Understanding the anthropogenic influence on formation of biogenic secondary organic aerosols in Denmark via analysis of organosulfates and related oxidation products
- 1Department of Chemistry and iNANO, Aarhus University, 8000 Aarhus, Denmark
- 2Department of Environmental Science, Aarhus University, 4000 Roskilde, Denmark
- 3Institute of Geophysics, University of Tehran, Tehran, Iran
- *Department of Plant and Environmental Sciences, University of Copenhagen, 1871 Frederiksberg C, Denmark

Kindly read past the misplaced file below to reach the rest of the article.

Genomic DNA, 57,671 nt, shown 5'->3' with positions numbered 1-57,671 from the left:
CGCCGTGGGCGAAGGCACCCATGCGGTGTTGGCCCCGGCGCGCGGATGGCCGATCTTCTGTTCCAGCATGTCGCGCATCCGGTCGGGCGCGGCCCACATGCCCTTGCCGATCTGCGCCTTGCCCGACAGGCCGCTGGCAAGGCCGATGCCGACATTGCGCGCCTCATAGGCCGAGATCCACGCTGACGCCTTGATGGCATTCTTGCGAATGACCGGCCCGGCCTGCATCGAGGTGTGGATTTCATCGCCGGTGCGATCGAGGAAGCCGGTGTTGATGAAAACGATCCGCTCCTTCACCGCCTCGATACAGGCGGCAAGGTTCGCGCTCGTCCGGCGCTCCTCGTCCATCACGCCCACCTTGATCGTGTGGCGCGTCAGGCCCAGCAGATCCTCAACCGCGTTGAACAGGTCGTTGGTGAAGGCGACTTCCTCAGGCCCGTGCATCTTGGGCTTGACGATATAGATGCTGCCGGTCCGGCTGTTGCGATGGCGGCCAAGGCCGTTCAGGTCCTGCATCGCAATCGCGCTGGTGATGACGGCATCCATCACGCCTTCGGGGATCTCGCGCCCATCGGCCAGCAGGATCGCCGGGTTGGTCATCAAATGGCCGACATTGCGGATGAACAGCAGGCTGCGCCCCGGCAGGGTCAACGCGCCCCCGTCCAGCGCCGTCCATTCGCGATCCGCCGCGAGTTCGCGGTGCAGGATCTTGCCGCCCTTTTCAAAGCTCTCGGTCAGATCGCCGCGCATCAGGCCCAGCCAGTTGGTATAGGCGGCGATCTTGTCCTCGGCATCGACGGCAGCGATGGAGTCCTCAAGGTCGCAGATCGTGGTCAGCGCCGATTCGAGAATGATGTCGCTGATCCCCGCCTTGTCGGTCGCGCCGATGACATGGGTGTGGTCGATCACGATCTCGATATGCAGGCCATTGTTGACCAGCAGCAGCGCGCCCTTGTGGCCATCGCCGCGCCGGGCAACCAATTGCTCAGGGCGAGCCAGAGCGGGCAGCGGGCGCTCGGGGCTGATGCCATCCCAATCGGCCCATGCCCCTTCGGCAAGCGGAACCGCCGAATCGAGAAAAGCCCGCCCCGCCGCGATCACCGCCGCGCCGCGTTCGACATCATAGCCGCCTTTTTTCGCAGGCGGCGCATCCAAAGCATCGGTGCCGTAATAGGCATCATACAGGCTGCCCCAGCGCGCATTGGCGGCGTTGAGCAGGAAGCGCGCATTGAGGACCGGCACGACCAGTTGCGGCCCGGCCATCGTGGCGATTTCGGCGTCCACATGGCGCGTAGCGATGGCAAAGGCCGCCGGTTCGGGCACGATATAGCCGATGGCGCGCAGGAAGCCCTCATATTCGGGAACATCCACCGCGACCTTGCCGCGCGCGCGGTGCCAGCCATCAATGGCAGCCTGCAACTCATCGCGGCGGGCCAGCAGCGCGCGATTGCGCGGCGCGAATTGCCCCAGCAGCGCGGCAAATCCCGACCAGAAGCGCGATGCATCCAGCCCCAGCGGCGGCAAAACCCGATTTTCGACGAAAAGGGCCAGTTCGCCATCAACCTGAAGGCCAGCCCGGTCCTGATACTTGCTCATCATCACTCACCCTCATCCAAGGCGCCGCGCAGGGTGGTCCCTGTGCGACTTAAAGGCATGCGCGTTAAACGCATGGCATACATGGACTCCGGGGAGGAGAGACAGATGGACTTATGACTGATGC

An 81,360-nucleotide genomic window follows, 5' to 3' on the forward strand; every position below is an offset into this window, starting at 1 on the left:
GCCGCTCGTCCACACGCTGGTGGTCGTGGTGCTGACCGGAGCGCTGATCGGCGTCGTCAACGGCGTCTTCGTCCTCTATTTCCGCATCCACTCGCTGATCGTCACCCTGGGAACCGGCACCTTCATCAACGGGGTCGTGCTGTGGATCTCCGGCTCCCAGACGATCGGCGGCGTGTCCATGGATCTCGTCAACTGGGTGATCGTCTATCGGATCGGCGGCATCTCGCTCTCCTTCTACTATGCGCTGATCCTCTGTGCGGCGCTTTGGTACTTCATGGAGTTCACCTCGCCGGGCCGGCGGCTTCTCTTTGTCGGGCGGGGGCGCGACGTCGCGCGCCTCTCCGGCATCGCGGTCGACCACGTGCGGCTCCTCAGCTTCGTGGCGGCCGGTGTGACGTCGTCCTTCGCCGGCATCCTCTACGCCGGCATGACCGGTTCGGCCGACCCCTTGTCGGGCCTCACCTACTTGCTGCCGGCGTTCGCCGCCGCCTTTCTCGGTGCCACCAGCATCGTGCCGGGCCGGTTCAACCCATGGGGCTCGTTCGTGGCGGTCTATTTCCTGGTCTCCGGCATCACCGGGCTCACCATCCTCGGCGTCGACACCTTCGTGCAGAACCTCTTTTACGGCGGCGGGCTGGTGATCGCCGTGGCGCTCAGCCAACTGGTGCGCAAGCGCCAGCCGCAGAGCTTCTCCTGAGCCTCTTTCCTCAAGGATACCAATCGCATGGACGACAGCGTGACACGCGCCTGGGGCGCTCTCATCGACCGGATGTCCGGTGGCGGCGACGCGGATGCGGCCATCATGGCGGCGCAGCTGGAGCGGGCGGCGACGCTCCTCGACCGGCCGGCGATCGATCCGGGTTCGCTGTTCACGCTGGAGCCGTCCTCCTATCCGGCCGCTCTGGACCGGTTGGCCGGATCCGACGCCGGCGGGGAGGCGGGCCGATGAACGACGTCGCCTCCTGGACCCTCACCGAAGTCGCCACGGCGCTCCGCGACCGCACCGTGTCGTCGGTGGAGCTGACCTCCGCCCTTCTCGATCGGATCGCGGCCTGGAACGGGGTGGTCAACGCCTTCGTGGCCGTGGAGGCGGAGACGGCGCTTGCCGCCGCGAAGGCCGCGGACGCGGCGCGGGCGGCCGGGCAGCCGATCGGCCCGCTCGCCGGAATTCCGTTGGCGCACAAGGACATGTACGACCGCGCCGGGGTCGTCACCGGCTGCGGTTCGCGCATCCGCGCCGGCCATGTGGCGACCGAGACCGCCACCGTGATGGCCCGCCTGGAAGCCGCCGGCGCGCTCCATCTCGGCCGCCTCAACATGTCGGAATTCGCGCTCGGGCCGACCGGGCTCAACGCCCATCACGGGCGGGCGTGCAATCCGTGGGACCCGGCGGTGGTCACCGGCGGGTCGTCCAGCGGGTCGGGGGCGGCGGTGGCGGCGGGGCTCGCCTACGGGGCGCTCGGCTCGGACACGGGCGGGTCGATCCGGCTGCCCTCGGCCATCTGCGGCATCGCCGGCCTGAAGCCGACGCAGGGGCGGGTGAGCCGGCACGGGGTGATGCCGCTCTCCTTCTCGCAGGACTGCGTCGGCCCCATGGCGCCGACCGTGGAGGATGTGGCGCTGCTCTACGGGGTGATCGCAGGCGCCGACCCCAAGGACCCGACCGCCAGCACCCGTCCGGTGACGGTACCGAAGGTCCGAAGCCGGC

Abstract. Anthropogenic emissions of sulfur dioxide (SO2) and nitrogen oxides (NOx) may affect concentration levels and composition of biogenic secondary organic aerosols (BSOA) through photochemical reactions with biogenic organic precursors to form organosulfates and nitrooxy organosulfates. We investigated this influence in a field study from 19 May to 22 June, 2011 at two sampling sites in Denmark. Within the study, we identified a substantial number of organic acids, organosulfates and nitrooxy organosulfates in the ambient urban curbside and semi-rural background air. A high degree of correlation in concentrations was found among a group of specific organic acids, organosulfates and nitrooxy organosulfates, which may originate from various precursors, suggesting a common mechanism or factor affecting their concentration levels at the sites. It was proposed that the formation of those species most likely occurred on a larger spatial scale, with the compounds being long-range transported to the sites on the days with the highest concentrations. The origin of the long-range transported aerosols was investigated using the Hybrid Single Particle Lagrangian Integrated Trajectory (HYSPLIT) model in addition to modeled emissions of related precursors, including isoprene and monoterpenes using the global Model of Emissions of Gases and Aerosols from Nature (MEGAN) and SO2 emissions using the European Monitoring and Evaluation Program (EMEP) database. The local impacts were also studied by examining the correlation between selected species, which showed significantly enhanced concentrations at the urban curbside site and the local concentrations of various gases, including SO2, ozone (O3), NOx, aerosol acidity and other meteorological conditions. This investigation showed that an inter-play of the local parameters such as the aerosol acidity, NOx, SO2, relative humidity (RH), temperature and global radiation seemed to affect the concentration level of those species, suggesting the influence of aqueous aerosol chemistry. The local impacts, however, seemed minor compared to the regional impacts. The total concentrations of organosulfates and nitrooxy organosulfates, on average, contributed to approximately 0.5–0.8% of PM1 mass at the two sampling sites.